Febrile illness in the ICU is a very common problem. There are multiple infectious and noninfectious causes of fever in the ICU patient. When fever is associated with clinical manifestations of sepsis, it is routine to obtain paired blood culture specimens. It has been shown before that multiple cultures (up to 3 sets) increase the yield to identify the existence of bacteremia.
There are many problems with obtaining multiple cultures in ICU patients. Edema may make access to peripheral veins difficult. Peripheral catheters are often inserted prior to the patient’s arrival in ICU, again limiting the sites available for peripheral blood draws. In 1998 guidelines for evaluation of fever in ICU, O’Grady and colleagues1 suggested that blood cultures can be obtained from existing central venous catheters along with a peripheral site, but that care should be taken to obtain cultures within a reasonable interval between the 2 draws, that the drawing of cultures should not delay initiation of antibiotics if clinically indicated, especially in patients with new manifestations of sepsis, and that the interpretation of culture results should take the clinical picture into consideration.
This study further adds to the literature by suggesting that it is safe and reliable to obtain at least one of the blood cultures in febrile ICU patients from a central venous catheter, irrespective of the type of the catheter in place. It further suggests that if the probability of bacteremia is estimated to be 10% or less, the catheter-drawn culture has high negative predictive value. These data and conclusion are similar to those of a study in oncology patients with central venous catheters.2 When interpreting studies involving the usefulness of a test, it is helpful to remember the formulas used to derive the sensitivity, specificity, positive predictive value and negative predictive values:
- Sensitivity (the proportion of people with disease who have a positive test) = the proportion of patients with catheter positive results among true bacteremia patients;
- Specificity (the proportion of people free of disease who have a negative test) = the proportion of patients with catheter negative results among those free of true bacteremia;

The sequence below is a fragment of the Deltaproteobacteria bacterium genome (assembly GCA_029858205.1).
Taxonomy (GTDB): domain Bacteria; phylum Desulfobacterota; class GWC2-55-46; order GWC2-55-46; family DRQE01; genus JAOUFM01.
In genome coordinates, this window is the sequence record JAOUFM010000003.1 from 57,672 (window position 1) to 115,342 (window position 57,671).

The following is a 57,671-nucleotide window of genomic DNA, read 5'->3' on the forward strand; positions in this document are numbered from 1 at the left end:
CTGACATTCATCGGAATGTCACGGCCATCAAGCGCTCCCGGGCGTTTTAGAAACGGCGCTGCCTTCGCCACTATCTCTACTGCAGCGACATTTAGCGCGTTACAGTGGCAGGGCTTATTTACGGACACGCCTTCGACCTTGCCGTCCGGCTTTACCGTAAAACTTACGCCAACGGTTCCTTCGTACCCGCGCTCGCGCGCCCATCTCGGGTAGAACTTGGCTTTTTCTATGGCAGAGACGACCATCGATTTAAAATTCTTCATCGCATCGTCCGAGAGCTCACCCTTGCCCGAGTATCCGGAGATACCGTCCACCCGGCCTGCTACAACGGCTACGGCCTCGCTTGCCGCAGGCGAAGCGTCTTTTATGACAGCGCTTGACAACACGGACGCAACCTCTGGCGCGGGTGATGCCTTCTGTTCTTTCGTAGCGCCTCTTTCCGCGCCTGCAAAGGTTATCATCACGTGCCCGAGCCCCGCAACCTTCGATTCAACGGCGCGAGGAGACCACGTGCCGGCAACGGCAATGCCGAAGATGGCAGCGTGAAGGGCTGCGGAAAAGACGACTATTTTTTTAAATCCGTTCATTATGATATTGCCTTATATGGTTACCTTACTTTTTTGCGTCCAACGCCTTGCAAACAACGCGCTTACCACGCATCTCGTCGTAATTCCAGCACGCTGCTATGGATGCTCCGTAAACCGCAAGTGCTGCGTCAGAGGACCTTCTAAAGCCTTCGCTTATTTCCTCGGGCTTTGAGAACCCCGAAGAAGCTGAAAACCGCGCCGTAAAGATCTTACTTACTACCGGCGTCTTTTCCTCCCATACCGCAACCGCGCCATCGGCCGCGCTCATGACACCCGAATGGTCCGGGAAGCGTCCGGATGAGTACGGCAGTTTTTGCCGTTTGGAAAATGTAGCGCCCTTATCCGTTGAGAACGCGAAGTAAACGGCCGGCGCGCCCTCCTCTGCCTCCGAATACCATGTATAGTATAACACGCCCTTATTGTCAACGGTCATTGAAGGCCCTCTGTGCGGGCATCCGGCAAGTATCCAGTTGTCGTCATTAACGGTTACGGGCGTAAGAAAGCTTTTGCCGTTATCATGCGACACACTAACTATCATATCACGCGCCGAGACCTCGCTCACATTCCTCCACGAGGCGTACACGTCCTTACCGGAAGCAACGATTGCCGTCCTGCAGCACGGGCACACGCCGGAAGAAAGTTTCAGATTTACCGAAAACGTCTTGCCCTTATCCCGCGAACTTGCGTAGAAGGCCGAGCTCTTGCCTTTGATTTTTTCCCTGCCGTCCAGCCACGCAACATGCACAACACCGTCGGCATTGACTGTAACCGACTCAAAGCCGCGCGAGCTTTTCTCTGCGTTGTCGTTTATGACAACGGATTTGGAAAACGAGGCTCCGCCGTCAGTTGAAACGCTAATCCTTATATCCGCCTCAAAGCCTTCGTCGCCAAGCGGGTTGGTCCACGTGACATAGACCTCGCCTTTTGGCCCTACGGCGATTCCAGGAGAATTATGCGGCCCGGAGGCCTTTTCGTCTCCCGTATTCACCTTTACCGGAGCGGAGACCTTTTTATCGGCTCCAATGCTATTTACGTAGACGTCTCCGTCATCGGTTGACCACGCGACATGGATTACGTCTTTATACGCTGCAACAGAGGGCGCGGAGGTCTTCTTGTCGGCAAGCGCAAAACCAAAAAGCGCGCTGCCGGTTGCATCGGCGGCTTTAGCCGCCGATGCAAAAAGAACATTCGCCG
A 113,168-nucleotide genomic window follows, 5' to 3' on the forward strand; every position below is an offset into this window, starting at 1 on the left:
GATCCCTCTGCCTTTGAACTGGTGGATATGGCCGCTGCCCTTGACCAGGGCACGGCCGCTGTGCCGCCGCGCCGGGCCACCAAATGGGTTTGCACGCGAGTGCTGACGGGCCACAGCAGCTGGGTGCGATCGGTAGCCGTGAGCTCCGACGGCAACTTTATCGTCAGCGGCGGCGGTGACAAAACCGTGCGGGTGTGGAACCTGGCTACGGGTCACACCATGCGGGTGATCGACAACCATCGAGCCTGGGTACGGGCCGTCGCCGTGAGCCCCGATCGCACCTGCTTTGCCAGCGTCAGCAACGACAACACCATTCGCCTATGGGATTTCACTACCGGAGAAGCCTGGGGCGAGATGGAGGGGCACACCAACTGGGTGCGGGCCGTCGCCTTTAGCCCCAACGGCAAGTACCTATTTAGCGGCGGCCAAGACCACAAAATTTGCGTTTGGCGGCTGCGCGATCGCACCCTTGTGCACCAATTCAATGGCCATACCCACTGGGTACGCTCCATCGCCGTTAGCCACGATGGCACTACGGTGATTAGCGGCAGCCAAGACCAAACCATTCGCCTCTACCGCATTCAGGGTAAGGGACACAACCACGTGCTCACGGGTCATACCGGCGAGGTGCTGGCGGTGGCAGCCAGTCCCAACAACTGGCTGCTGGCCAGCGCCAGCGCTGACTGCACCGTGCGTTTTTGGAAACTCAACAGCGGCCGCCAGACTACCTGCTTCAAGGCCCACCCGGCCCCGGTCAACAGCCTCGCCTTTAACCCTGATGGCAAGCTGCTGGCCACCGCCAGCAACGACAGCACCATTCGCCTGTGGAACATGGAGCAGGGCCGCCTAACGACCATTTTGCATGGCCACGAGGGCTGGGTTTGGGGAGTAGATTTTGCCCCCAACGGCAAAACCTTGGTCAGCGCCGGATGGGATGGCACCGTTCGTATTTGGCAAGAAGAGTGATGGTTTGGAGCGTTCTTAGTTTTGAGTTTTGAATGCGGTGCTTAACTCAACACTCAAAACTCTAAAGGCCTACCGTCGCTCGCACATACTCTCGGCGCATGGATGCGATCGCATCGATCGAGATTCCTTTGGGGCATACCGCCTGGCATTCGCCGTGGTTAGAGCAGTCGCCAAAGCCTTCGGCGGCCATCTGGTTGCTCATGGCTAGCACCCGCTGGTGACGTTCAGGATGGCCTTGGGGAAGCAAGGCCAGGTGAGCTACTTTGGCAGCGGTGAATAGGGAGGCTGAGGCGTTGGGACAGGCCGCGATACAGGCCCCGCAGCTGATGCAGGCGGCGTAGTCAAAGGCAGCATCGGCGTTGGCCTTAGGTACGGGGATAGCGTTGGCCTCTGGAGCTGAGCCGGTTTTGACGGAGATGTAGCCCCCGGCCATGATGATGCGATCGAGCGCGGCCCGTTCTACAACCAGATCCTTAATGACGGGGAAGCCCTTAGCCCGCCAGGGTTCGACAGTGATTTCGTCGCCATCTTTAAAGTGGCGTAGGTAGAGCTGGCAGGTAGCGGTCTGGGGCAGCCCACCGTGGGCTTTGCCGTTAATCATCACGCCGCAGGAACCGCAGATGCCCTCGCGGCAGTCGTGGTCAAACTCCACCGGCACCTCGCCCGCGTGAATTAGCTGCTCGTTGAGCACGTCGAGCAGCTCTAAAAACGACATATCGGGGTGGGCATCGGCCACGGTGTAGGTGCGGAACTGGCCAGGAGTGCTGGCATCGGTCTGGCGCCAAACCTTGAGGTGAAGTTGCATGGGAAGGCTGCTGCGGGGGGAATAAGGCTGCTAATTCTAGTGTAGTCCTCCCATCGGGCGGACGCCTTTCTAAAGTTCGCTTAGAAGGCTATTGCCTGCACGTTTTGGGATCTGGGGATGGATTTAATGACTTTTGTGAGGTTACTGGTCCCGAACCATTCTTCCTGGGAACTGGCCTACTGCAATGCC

- Positive Predictive Value (the proportion of people with positive test who have disease) = the proportion of patients with catheter positive results among true bacteremia; and
- Negative Predictive Value (the proportion of people with negative test who are free of disease) = the proportion of patients with catheter negative results among those who do not have true bacteremia.
In conclusion, this study suggests that clinicians should make case-by-case assessments of blood culture results in medical ICU patients with central venous catheters. It is unclear to me whether it is possible to obtain specimens from 2 different existing catheters, such as 2 central catheters, a central catheter and a dialysis catheter, or a central catheter and an arterial catheter. If such paired cultures were as reliable as peripherally drawn cultures, it would save sticks and a lot of nursing time across all ICUs.
Dr. Nanavaty of Pulmonary and Critical Care Specialists of Northern Virginia, Fairfax, VA.
1. O’Grady NP, et al. Practice guidelines for evaluating new fever in critically ill adult patients. Task Force of the Society of Critical Care Medicine and the Infectious Diseases Society of America. Clin Infect Dis. 1998;26(5):1042-1059.
2. DesJardin JA, et al. Clinical utility of blood cultures drawn from indwelling central venous catheters in hospitalized patients with cancer. Ann Intern Med. 1999;131(9):641-647.